I’m not one to out closeted gay men, or straight ones for that matter, but the Dominican guys sitting in the Broadway median at 138th street somehow figured I should be part of their goofy little game.
“Hey papi!” Pacheco called out to me from across the street, waving his hands over his head. I had just finished taking photos of an elegant old man across the street, and dutifully went over.
“If a guy show you a picture of a man who not dressed,” he started, apropos of nothing, “who totally naked, what you think about that guy, huh?”
Pacheco Rodriguez, 54, has an impressively shaped bald head and wears Christ around his neck and on a ring on his right hand. At this moment, he also sported a devilish grin as he and his friends eagerly awaited my answer. The ‘guy’ he referred to was a member of their group, a tall, lanky fellow sitting on the bench, with a camera hanging from his neck. He had a world-weary expression, as if he’d heard this routine a thousand times.
I cut to the chase: “Do you want me to say he’s gay?”
The men were ecstatic, all except for the photographer, that is.
“YES!” Shouted Pacheco, clapping his hands. “He’s gay! He’s gay! You got it!”
“Wait,” I countered, “I didn’t say he’s gay. You did!”
But they would have none of it, and seemed somehow validated. I looked over at the photographer guy to see what he made of all this. But now he was pulling out a photo — THE photo.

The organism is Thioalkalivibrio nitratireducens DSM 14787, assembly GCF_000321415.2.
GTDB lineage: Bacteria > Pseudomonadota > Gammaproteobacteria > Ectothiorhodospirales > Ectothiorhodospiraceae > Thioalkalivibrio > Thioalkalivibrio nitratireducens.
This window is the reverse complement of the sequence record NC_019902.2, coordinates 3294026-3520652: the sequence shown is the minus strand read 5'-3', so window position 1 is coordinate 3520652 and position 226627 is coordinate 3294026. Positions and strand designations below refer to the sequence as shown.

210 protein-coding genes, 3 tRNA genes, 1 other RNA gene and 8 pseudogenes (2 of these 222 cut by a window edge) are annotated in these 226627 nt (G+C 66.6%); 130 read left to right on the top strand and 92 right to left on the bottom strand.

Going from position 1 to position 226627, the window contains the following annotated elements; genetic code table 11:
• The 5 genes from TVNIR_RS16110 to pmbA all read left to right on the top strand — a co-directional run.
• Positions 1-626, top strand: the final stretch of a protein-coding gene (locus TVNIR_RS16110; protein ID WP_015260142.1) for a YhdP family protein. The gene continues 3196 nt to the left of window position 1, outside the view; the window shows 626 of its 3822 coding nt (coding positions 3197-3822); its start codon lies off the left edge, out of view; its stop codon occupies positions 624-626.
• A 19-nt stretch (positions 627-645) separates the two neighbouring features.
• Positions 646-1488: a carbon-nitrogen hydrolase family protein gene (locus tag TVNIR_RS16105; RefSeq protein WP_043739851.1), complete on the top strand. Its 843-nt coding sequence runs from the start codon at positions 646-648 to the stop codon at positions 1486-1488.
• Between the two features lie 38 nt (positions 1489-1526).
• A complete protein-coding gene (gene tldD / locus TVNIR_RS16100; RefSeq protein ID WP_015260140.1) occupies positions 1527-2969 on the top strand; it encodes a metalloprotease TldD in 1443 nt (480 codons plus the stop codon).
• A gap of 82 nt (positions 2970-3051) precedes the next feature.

It showed a man in the street, wearing nothing but a white tube sock over his tackle. The photographer said he’d taken it at the Gay Pride parade, downtown. I briefly wondered, did he always carry this photo around?
No matter. I lifted up my own camera and asked if I could click an image of him holding up the photo.
“No!” shouted Pacheco, grabbing my arm.
He seemed a little alarmed. He reminded me that I “talked like a straight guy,” and didn’t want me to make a terrible mistake by taking a picture of a gay man.
I put my camera down and shared one last, world-weary glance with the tall photographer guy, who put his naked-guy picture away.
“These guys don’t know the first thing about photography.”